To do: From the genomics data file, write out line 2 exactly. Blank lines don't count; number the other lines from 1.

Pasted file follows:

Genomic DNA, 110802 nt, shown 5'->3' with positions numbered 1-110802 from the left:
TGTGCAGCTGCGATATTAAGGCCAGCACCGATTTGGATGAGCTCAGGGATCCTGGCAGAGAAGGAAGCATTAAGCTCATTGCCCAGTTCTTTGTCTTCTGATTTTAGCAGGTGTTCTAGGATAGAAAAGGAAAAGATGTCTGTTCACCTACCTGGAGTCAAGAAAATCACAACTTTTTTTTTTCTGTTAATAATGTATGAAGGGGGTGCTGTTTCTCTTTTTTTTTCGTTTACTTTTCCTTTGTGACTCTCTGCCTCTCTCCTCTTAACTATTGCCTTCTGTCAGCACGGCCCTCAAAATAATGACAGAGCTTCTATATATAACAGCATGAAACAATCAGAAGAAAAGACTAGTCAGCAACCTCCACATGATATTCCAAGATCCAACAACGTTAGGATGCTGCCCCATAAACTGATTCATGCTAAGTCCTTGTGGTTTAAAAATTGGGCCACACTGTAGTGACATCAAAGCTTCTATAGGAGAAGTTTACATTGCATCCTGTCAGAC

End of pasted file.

TGTGCAGCTGCGATATTAAGGCCAGCACCGATTTGGATGAGCTCAGGGATCCTGGCAGAGAAGGAAGCATTAAGCTCATTGCCCAGTTCTTTGTCTTCTGATTTTAGCAGGTGTTCTAGGATAGAAAAGGAAAAGATGTCTGTTCACCTACCTGGAGTCAAGAAAATCACAACTTTTTTTTTTCTGTTAATAATGTATGAAGGGGGTGCTGTTTCTCTTTTTTTTTCGTTTACTTTTCCTTTGTGACTCTCTGCCTCTCTCCTCTTAACTATTGCCTTCTGTCAGCACGGCCCTCAAAATAATGACAGAGCTTCTATATATAACAGCATGAAACAATCAGAAGAAAAGACTAGTCAGCAACCTCCACATGATATTCCAAGATCCAACAACGTTAGGATGCTGCCCCATAAACTGATTCATGCTAAGTCCTTGTGGTTTAAAAATTGGGCCACACTGTAGTGACATCAAAGCTTCTATAGGAGAAGTTTACATTGCATCCTGTCAGAC